Thursday 14 May, 2015
While we had breakfast in the casa, our host organised bicycles for us. On our ride, we set out along the Malecón towards the stadium and stopped for a beer and a cola in a small cafeteria where a diminutive patio out front caught the fresh sea breeze we had enjoyed so much the night before.
Afterwards, we headed down one of the main streets of Baracoa and then took a right-hand turn up a street called Paraiso. We had to dismount because the condition of the road was so bad. When the street ended, we turned right up a steep slope. At the top of the hill there were signs to a museum that was tucked away at the end of a laneway between some houses. We paid the entrance fee plus an additional fee for a guide. He explained that he spoke only Spanish. We said that didn’t matter so long as he spoke slowly.
The museum is housed in a cave which was once a burial site for the Taino, the indigenous people of Cuba. Exhibits were mounted in cases that were affixed to the wall of the cave, or in recesses behind sheets of perspex. There were several artefacts from various pre-Columbian societies, but most of the exhibits related to the Taino civilisation. They included tools that were used to obtain and cook food, a couple of chairs, jewellery, and stones used in burials. The cave itself contained some interesting limestone formations and some petroglyphs (i.e. rock formations that had been fashioned to resemble human or animal forms). The most striking artefacts were the idols. We had seen these reproduced in some contemporary artwork and murals around Baracoa.
We climbed a narrow staircase to an upper chamber where there were a couple of skeletons set out in the foetal position. After some more climbing we arrived at a precipitous balcony with sweeping views of Baracoa and nearby hills and beaches.
On the way out of the museum, we inspected the last few exhibits on the first level. One was a tall idol. I tried to shade it with my hat so that Susie could photograph it without the full glare of the noonday sun. Clare immediately spotted a visual gag, and urged me to put the hat on the idol. The joke was irresistible and the photo was taken. This gave Clare the giggles for at least an hour.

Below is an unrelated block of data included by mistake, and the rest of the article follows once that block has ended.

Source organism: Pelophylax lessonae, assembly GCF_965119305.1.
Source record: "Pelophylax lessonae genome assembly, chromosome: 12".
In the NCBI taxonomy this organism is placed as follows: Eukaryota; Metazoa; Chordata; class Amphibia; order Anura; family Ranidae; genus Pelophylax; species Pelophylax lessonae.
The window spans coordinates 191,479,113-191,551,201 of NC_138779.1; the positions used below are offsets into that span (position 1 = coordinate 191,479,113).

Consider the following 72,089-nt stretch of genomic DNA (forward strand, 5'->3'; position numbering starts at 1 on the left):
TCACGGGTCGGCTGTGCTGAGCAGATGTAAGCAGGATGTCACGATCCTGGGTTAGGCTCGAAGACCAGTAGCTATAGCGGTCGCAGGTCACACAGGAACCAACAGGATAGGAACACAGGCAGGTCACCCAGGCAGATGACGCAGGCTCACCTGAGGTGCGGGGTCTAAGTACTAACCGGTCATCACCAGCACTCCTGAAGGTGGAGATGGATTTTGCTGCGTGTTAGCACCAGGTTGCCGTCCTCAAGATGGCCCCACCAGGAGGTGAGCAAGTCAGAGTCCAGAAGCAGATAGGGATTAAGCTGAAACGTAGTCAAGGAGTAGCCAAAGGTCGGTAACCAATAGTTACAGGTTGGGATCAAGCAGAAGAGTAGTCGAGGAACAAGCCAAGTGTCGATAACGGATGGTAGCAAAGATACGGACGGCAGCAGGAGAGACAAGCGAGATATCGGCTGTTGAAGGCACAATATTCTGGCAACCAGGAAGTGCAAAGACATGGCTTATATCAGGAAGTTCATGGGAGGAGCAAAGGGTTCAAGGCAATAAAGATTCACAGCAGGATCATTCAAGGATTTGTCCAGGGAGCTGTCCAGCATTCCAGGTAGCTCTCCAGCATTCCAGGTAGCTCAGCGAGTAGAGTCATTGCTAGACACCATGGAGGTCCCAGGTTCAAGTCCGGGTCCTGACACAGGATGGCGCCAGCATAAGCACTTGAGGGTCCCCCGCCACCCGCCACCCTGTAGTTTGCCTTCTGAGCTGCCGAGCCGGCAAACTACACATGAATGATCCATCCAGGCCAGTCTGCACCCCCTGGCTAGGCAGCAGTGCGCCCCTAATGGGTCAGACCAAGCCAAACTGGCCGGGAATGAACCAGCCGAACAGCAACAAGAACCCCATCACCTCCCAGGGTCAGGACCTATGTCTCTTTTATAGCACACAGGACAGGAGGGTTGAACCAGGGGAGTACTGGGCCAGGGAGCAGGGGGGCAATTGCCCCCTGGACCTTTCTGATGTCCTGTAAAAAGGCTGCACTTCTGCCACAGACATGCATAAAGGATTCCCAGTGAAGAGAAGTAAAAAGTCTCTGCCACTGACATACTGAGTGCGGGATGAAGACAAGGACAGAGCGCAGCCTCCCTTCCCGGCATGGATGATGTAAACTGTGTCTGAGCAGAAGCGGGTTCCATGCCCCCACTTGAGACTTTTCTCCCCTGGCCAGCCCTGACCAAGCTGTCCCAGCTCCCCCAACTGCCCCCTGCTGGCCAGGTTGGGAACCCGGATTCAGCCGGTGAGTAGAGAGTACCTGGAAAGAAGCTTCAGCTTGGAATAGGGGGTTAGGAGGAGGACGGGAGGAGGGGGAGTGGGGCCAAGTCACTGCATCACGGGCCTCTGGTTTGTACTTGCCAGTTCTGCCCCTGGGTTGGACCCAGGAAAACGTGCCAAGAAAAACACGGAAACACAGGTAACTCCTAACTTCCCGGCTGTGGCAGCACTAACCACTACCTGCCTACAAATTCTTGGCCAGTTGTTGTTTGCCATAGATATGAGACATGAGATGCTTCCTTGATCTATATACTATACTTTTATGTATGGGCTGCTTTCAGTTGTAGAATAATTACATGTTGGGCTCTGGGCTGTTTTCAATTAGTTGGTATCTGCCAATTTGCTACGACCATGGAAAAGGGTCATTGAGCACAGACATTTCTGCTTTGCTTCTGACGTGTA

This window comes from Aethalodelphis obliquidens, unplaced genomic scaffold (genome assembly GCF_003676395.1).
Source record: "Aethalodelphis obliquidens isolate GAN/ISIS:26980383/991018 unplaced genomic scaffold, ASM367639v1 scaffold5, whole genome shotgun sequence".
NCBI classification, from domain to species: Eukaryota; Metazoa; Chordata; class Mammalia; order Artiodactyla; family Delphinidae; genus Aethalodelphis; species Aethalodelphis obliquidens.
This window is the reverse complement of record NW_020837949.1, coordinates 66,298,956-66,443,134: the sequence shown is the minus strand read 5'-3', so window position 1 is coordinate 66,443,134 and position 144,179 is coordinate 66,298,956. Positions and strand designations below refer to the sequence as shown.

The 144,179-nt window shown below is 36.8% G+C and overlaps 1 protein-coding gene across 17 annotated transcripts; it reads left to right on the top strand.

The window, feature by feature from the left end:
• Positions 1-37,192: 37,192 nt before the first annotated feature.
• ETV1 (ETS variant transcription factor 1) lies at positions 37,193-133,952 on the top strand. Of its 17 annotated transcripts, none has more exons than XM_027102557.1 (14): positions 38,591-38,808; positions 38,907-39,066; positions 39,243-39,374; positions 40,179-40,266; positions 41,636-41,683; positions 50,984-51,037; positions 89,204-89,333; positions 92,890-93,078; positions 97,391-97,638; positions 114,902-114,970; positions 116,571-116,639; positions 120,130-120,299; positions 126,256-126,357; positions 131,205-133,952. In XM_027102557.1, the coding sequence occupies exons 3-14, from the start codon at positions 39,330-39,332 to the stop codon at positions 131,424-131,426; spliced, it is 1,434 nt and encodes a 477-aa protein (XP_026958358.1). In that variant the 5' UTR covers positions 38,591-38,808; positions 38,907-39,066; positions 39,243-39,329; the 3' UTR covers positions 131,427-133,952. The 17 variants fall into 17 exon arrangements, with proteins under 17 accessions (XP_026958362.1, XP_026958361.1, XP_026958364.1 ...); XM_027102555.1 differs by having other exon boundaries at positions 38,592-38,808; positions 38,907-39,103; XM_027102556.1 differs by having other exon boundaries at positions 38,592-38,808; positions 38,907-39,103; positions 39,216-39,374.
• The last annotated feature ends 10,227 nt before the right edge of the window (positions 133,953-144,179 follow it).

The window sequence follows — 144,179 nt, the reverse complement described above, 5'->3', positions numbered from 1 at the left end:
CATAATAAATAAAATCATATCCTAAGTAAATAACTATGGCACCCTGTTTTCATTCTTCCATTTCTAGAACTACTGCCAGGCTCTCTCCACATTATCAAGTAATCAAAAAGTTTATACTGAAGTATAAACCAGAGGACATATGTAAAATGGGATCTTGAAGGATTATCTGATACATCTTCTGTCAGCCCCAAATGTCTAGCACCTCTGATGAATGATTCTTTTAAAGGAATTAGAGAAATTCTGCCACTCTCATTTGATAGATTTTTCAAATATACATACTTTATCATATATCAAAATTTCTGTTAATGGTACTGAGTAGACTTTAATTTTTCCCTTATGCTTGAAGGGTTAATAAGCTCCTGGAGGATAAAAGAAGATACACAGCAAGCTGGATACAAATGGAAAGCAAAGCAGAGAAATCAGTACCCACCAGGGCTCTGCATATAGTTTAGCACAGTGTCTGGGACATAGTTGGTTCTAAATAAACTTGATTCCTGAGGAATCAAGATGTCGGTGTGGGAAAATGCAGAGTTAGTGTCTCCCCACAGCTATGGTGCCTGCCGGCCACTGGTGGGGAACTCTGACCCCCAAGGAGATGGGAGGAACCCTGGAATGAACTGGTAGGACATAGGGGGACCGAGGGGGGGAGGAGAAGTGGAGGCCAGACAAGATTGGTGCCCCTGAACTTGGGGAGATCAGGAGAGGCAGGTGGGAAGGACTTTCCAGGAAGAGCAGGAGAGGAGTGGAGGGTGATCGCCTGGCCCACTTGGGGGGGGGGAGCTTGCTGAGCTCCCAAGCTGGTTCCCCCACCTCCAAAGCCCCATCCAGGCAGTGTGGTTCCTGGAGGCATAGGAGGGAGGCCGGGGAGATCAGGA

We collected the bicycles from where we left them between the houses below, and made our way across town and out along the road to Moa for 10 km. It was as hot as blazes out in the full sun. At length we detected an unmistakable aroma beckoning us on. This emanated from a chocolate factory that was opened by Che Guevara in April 1963. We stopped outside in the shade of a large tree, trying to picture El Commandante holding forth of the virtues of cocoa.
At the Rancho Doa we locked the bikes to a sign and entered a fenced-off compound where two coach loads of tourists were corralled. We occupied a small cabaña near the waterfront. The set menu began with an entree that tasted much like pea and ham soup. It was served in a half-cylindrical bowl made of bamboo. The main course was a buffet consisting of a sucking pig on a spit with salad, yams, rice, and a sauce on the side. The meat was perfectly cooked. Susie ordered a mojito that was served in a ruby grapefruit. It was so strong that she had to order an orange juice to dilute it. Desert was a gelatinous coconut cream with tropical fruits including guava, pineapple, and custard apple.
As we were leaving, I noticed there was no air in the back tire of my bike. We had no pump or repair kit. Someone called out to a man who walked us to a nearby house where a young mechanic checked the tube for punctures. There weren’t any. We gave him five CUCs for his trouble. This was probably a scam, but we were not fazed by it. We enjoyed sitting around in the back yard with the chooks, watching the young mechanic take the inner tube out, test it the way my father taught me, and put it back into the tyre. The scams we got caught in were fairly gentle: you usually get to choose how much you are willing to pay to get out of them.
When we arrived back at the casa we locked the bikes to the rail on the front porch and went inside for a cold shower, but the water ran out, so Susie and Clare took a nap instead. Since we had not been able to buy any drinking water on the way into town, our host, Wyldie, ventured out and managed to purchase a few large bottles from a hotel.
Later, we went to a hotel in town to check for messages online. Just before we reached the hotel, a musical racket burst out of one the side streets and we were suddenly surrounded by scores of people chanting and playing musical instruments. It was a procession of supporters of the Barcelona football team.
After checking our email, we wandered the streets looking for somewhere to have a light meal and a drink. We stumbled on a restaurant on the third floor terrace where a three-piece mariachi band was playing. As always, the music was a delight. We ordered one plate of beans and coconut sauce and a plate of plain white rice. The beans were to die for and the food was perfect quantity for three. When the band passed round the hat, we purchased a CD.